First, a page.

From its inception The Papers of Thomas Jefferson has insisted on high standards of accuracy in rendering text, but modifications in textual policy and editorial apparatus have been implemented as different approaches have become accepted in the field or as a more faithful rendering has become technically feasible. Prior discussions of textual policy appeared in Vols. 1:xxix-xxxiv, 22:vii-xi, 24:vii-viii, and 30:xiii-xiv of the First Series.
The Retirement Series adheres to the more literal textual approach adopted in Volume 30 of the parent edition. Original spelling, capitalization, and punctuation is retained as written. Such idiosyncrasies as Jefferson’s failure to capitalize the beginnings of most of his sentences and abbreviations like “mr” are preserved, as are his preference of “it’s” to “its” and his characteristic spellings of “knolege,” “paiment” and “recieve.” Modern usage is adopted in cases where intent is impossible to determine, an issue that arises most often in the context of capitalization. Some so-called slips of the pen are corrected, but the original reading is recorded in a subjoined textual note. Jefferson and others sometimes signaled a change in thought within a paragraph with extra horizontal space, and this is rendered by a three-em space. Blanks left for words and not subsequently filled by the authors are represented by a space approximating the length of the blank. Gaps, doubtful readings of illegible or damaged text, and wording supplied from other versions or by editorial conjecture are bracketed and explained in the source note or in numbered textual notes. Foreign-language documents, the vast majority of which are in French during the retirement period, are transcribed in full as faithfully as possible, and followed by a full modern translation.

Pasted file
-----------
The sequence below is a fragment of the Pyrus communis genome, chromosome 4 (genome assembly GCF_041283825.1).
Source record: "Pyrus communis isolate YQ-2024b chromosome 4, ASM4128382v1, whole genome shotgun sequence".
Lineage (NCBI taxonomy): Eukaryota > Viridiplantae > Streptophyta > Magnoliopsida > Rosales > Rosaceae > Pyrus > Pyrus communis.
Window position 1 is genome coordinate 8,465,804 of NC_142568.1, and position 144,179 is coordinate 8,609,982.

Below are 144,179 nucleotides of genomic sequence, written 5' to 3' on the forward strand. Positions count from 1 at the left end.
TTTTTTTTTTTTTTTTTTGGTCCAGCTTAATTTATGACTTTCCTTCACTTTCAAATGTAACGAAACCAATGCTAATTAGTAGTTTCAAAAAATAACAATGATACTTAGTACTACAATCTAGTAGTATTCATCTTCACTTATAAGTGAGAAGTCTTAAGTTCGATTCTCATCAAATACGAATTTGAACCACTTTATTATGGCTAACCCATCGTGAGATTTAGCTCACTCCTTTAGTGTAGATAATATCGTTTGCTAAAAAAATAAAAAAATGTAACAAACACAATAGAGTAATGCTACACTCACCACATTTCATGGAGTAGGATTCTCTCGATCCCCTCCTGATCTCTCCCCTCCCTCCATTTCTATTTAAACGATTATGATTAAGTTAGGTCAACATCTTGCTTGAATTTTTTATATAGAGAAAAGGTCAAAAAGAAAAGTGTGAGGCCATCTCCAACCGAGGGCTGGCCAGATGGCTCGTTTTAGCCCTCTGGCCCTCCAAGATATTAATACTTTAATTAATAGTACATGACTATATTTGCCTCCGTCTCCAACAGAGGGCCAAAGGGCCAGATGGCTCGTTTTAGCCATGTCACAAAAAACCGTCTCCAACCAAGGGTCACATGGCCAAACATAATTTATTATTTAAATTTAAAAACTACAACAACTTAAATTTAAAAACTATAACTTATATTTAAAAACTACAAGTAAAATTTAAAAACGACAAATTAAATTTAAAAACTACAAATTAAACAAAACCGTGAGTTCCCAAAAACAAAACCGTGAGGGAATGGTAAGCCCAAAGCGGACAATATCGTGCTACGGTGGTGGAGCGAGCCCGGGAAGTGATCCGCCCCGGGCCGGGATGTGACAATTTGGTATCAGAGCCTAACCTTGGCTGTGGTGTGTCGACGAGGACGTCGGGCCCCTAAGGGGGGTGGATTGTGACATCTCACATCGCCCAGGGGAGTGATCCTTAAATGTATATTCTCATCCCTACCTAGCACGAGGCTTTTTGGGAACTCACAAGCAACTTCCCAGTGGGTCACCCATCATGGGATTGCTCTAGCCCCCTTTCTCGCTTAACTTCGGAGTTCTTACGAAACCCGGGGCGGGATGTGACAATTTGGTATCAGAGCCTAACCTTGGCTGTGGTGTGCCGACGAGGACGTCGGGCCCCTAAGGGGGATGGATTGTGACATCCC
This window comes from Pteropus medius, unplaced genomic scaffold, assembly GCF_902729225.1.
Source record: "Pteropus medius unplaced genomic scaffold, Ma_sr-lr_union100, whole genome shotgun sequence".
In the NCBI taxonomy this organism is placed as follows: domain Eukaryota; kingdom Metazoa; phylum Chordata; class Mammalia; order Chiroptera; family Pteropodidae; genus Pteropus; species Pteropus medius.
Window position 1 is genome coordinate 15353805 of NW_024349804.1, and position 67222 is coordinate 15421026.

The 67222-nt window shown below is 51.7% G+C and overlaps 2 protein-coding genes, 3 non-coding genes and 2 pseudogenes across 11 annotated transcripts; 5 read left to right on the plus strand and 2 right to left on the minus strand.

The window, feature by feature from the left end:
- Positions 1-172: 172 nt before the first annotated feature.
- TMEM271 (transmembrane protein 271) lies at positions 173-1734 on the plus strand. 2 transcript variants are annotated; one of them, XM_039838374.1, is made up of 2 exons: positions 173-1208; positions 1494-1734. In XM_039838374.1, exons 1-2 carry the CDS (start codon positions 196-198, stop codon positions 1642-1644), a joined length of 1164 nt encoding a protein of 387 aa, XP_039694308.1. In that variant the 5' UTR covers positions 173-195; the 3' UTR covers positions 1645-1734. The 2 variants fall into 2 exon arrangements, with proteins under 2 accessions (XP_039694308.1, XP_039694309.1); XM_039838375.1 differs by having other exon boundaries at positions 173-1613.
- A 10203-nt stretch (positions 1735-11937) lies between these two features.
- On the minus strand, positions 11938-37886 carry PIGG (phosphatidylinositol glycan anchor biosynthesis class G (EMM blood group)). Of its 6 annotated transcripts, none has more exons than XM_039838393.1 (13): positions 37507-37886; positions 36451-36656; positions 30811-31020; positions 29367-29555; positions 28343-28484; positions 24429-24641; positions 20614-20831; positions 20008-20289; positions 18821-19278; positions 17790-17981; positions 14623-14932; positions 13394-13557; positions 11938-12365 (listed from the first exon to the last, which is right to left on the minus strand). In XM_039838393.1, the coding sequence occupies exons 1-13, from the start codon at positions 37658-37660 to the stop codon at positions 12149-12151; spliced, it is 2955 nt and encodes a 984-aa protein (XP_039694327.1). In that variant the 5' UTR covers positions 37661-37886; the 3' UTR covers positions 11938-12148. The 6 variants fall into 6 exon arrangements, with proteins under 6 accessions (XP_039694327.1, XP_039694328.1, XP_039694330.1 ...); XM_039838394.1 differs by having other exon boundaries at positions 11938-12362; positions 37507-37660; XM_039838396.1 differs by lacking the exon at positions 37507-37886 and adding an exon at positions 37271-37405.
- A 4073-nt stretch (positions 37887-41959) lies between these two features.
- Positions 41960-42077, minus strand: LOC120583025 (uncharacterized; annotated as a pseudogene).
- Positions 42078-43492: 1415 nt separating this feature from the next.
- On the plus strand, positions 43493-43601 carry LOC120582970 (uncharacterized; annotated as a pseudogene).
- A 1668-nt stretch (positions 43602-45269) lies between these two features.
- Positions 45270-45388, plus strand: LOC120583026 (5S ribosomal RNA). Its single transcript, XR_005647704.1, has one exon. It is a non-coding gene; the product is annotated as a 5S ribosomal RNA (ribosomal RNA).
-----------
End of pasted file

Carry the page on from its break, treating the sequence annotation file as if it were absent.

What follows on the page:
Two modifications from past practice bring this series still closer to the original manuscripts. Underscored text is presented as such rather than being converted to italics. Superscripts are also preserved rather than being lowered to the baseline. In most cases of superscripting, the punctuation that is below or next to the superscripted letters is dropped, since it is virtually impossible to determine what is a period or dash as opposed to a flourish under, over, or adjacent to superscripted letters.
Limits to the more literal method are still recognized, however, and readability and consistency with past volumes are prime considerations. In keeping with the basic design implemented in the first volume of the Papers, salutations and signatures continue to display in large and small capitals rather than upper- and lowercase letters. Expansion marks over abbreviations are silently omitted. With very rare exceptions, deleted text and information on which words were added during the process of composition is not displayed within the document transcription. Based on the Editors' judgment of their significance, such emendations are either described in numbered textual notes or ignored. Datelines for letters are consistently printed at the head of the text, with a comment in the descriptive note when they have been moved. Address information, endorsements, and dockets are quoted or described in the source note rather than reproduced in the document proper.